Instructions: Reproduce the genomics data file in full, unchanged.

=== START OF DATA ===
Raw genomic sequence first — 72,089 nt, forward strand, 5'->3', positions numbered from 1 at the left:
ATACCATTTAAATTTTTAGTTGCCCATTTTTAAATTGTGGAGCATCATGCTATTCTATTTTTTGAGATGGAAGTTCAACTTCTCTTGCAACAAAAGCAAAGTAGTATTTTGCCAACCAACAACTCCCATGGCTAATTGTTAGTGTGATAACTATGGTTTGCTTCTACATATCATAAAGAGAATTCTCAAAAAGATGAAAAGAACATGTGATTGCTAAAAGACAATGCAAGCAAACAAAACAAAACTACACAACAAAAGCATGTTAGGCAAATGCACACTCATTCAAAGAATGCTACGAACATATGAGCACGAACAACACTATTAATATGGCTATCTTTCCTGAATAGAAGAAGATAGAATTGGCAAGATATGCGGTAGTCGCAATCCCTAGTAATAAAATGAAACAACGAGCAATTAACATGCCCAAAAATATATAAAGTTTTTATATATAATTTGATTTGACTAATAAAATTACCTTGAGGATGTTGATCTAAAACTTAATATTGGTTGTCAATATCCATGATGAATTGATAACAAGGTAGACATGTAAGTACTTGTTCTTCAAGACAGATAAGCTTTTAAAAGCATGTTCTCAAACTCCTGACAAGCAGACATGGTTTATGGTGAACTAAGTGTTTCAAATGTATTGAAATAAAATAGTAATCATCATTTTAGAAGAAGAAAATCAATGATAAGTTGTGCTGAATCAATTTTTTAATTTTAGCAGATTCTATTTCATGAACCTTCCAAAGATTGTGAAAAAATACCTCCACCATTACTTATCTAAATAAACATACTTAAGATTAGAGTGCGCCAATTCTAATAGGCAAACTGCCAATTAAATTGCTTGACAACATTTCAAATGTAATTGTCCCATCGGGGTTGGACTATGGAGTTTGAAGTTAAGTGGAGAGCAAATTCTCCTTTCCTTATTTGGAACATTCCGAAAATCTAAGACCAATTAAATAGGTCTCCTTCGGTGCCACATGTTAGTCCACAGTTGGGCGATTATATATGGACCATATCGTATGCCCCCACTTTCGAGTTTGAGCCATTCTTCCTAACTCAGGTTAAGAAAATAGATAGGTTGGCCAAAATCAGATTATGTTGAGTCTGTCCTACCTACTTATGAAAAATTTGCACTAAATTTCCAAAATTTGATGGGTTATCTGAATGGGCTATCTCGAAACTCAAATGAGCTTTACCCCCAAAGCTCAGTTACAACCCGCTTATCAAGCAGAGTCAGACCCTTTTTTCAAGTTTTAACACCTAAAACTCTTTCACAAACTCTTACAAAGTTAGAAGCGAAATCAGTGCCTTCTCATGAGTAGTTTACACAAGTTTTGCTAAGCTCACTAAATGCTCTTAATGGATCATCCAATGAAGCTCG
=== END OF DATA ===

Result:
Raw genomic sequence first — 72,089 nt, forward strand, 5'->3', positions numbered from 1 at the left:
ATACCATTTAAATTTTTAGTTGCCCATTTTTAAATTGTGGAGCATCATGCTATTCTATTTTTTGAGATGGAAGTTCAACTTCTCTTGCAACAAAAGCAAAGTAGTATTTTGCCAACCAACAACTCCCATGGCTAATTGTTAGTGTGATAACTATGGTTTGCTTCTACATATCATAAAGAGAATTCTCAAAAAGATGAAAAGAACATGTGATTGCTAAAAGACAATGCAAGCAAACAAAACAAAACTACACAACAAAAGCATGTTAGGCAAATGCACACTCATTCAAAGAATGCTACGAACATATGAGCACGAACAACACTATTAATATGGCTATCTTTCCTGAATAGAAGAAGATAGAATTGGCAAGATATGCGGTAGTCGCAATCCCTAGTAATAAAATGAAACAACGAGCAATTAACATGCCCAAAAATATATAAAGTTTTTATATATAATTTGATTTGACTAATAAAATTACCTTGAGGATGTTGATCTAAAACTTAATATTGGTTGTCAATATCCATGATGAATTGATAACAAGGTAGACATGTAAGTACTTGTTCTTCAAGACAGATAAGCTTTTAAAAGCATGTTCTCAAACTCCTGACAAGCAGACATGGTTTATGGTGAACTAAGTGTTTCAAATGTATTGAAATAAAATAGTAATCATCATTTTAGAAGAAGAAAATCAATGATAAGTTGTGCTGAATCAATTTTTTAATTTTAGCAGATTCTATTTCATGAACCTTCCAAAGATTGTGAAAAAATACCTCCACCATTACTTATCTAAATAAACATACTTAAGATTAGAGTGCGCCAATTCTAATAGGCAAACTGCCAATTAAATTGCTTGACAACATTTCAAATGTAATTGTCCCATCGGGGTTGGACTATGGAGTTTGAAGTTAAGTGGAGAGCAAATTCTCCTTTCCTTATTTGGAACATTCCGAAAATCTAAGACCAATTAAATAGGTCTCCTTCGGTGCCACATGTTAGTCCACAGTTGGGCGATTATATATGGACCATATCGTATGCCCCCACTTTCGAGTTTGAGCCATTCTTCCTAACTCAGGTTAAGAAAATAGATAGGTTGGCCAAAATCAGATTATGTTGAGTCTGTCCTACCTACTTATGAAAAATTTGCACTAAATTTCCAAAATTTGATGGGTTATCTGAATGGGCTATCTCGAAACTCAAATGAGCTTTACCCCCAAAGCTCAGTTACAACCCGCTTATCAAGCAGAGTCAGACCCTTTTTTCAAGTTTTAACACCTAAAACTCTTTCACAAACTCTTACAAAGTTAGAAGCGAAATCAGTGCCTTCTCATGAGTAGTTTACACAAGTTTTGCTAAGCTCACTAAATGCTCTTAATGGATCATCCAATGAAGCTCG